Child & Adolescent Development: Overview
Resources
Basic InformationMore InformationLatest News
Asymptomatic Kids With COVID-19 May Also Carry Less VirusLockdowns Can Widen Kids' Waistlines – Here's How to Curb ThatSocial Media 'Kid Influencers' Are Promoting Junk FoodsPoverty Might Raise Black Kids' Health Risks as Early as Age 5It's Tough to Change the Minds of 'Vaccine-Hesitant' Parents, Study FindsStudy Probes Links in Asthma, Food Sensitivity and Irritable Bowel SyndromeYour Guide to a Safe and Happy HalloweenKids' Hospitalizations Accompany Rising Unemployment Rates: StudyMusic Classes Strike a Chord in Kids' Brain Development: StudyPediatricians' Group Tackles Racism in Health CarePandemic Silver Lining: Steep Drop in Kids' FracturesPlan Ahead to Keep Halloween Safe for Kids With Asthma, AllergiesEarly School Sports Reduce ADHD Symptoms Years Later for GirlsDo Minority Kids Face More Danger During Surgeries?1 in 3 U.S. Parents Won't Get Flu Shots for Their Kids: SurveyKids Much Less Prone to Coronavirus Infection Than Adults: StudyImmune System Clues to Why COVID Is Easier on KidsFDA Warns of Danger From 'Benadryl Challenge,' Asks TikTok to Remove VideosAfter COVID-19 Exposure, When Can Young Athletes Resume Play?Kids Who Need Steroids Face Risk of Diabetes, Other IllsMom-to-Be's Pot Use Linked With Higher Odds for Kids' Mental WoesKids Often Hit Hard by Death of Beloved Pet, Study FindsHolidays Can Be a Fright for Kids With Food AllergiesHow to Help Ensure Your Students Get Enough SleepAs Schools Reopen, Many Students, Staff Live With High-Risk Family MemberBlack Kids at Higher Odds for ADHDProbiotic Might Help Ease Children's EczemaMore Than 1 in 3 U.S. Pediatricians Dismiss Vaccine-Refusing FamiliesDeath From COVID-19 Very Rare for Americans 21 and Under: ReportAre School Lunches a Ticket to Healthy Eating?Are At-Home 'Learning Pods' the Right Fit for Your Family?Kids at 2 Utah Day Cares Easily Spread COVID to FamiliesChildren Use Both Sides of the Brain to Understand LanguagePlaying Football at Young Age Doesn't Slow Concussion Recovery in CollegeYouth Vaping Down, But Still Popular: CDCOver Half a Million U.S. Kids Already Infected With COVID-19Rates of Child Hospitalization Similar Between COVID-19, Flu: StudyKids Can Have Coronavirus And Antibodies at Same Time: StudyKeep School Sports Safe During PandemicCOVID-19 Precautions Extend to Car Seats, Seat BeltsAHA News: How to Keep Kids Active While Learning From Home – and Why That's VitalKids, Teens Usually Have Mild COVID-19 Infections, Rarely Fatal Ones: StudyUSDA Extends Free School Meals Program Amid PandemicTime Spent in Nature Boosts Kids' Well-BeingSweet-Tooth Tendencies Change as Kids Get Older: StudyA Guide to Managing Children's Diabetes During COVID-19U.S. COVID Cases Pass 6 Million, With Infections Rising in YouthsArtificial Pancreas Controls Diabetes in Kids 6 and Up, Clinical Trial ShowsAHA News: As the Coronavirus Upends Schools, Experts Say Don't Forget the ArtsOne Pandemic Silver Lining: Fewer Severe Asthma Attacks in Kids
Links
Related Topics

ADHD: Attention Deficit Hyperactivity Disorder
Childhood Mental Disorders and Illnesses
Parenting
Child Development & Parenting: Infants (0-2)
Child Development & Parenting: Early (3-7)

As Schools Reopen, Report Shows 97,000 U.S. Kids Infected With COVID in Late July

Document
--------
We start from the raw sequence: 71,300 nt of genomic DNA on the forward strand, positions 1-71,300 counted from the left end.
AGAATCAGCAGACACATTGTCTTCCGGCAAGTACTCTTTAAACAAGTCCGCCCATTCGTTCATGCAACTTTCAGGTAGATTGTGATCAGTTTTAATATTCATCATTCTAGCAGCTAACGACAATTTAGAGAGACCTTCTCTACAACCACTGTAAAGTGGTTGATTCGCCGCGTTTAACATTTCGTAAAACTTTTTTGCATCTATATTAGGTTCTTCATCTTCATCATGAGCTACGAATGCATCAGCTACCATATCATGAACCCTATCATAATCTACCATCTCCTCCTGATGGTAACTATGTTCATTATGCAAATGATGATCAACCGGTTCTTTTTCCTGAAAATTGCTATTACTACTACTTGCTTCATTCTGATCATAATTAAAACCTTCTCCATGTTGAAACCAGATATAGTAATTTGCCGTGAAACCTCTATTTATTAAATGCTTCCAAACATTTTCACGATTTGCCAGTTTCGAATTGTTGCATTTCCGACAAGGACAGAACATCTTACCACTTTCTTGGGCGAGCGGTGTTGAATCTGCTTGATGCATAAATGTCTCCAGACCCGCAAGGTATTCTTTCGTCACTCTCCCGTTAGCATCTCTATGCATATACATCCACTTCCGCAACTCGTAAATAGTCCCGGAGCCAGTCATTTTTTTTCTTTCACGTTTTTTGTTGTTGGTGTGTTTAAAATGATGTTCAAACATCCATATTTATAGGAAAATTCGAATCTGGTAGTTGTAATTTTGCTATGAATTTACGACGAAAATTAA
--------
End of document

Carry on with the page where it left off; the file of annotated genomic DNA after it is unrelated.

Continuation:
HealthDay News
by By Robin Foster and E.J. Mundell
HealthDay Reporters
Updated: Aug 10th 2020

new article illustration

MONDAY, Aug. 10, 2020 (HealthDay News) -- With millions of American children soon returning to school, a new study shows that at least 97,000 kids were infected with COVID-19 during the last two weeks of July.

According to the new report from the American Academy of Pediatrics and the Children's Hospital Association, at least 338,000 U.S. children had tested positive through July 30, The New York Times reported. That means that more than a quarter of those cases had come up positive in the second half of July alone.

Already, some schools have tried to reopen and then had to order quarantines or close after COVID-19 cases were reported among students and staff, the Times reported. North Paulding High School in Georgia, which gained national attention last week after videos of crowded hallways made their way onto social media, announced Sunday it would switch to online instruction for Monday and Tuesday after at least nine coronavirus cases were reported there.

In the new report, states in the South and West accounted for more than 7 of 10 infections. The count could be higher because the report did not include complete data from Texas and parts of New York State outside of New York City.

Missouri, Oklahoma, Alaska, Nevada, Idaho and Montana were among the states with the highest percentage increase of child infections during that period, the report found.

There were differences in how states classified children: Most places cited in the report considered children to be no older than 17 or 19. But in Alabama, the age limit was 24, while it was only 14 in Florida and Utah, the Times reported.

Though public health officials say that most children do not get severe illness, a new report from the U.S. Centers for Disease Control and Prevention found that a new, more dangerous COVID-19 condition known as Multisystem Inflammatory Syndrome in Children has struck children of color far more often than whites. From early March through late July, the CDC received reports of 570 young people -- ranging from infants to age 20 with the condition, the Times reported. Of those, 40 percent were Hispanic or Latino, 33 percent were Black and 13 percent were white. Ten died and nearly two-thirds were admitted to intensive care units, the report found.